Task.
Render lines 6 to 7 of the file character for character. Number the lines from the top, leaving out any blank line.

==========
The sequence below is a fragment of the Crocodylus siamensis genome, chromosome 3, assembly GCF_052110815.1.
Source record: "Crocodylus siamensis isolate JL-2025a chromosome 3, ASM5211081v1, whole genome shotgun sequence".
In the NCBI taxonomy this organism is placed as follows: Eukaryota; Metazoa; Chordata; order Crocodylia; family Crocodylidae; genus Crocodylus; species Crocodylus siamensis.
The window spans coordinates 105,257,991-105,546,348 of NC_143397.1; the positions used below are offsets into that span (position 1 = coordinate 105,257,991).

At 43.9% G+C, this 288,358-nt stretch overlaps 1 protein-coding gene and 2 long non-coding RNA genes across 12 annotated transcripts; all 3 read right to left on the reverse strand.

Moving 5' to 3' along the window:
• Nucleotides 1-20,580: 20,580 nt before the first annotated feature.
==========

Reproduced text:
Moving 5' to 3' along the window:
• Nucleotides 1-20,580: 20,580 nt before the first annotated feature.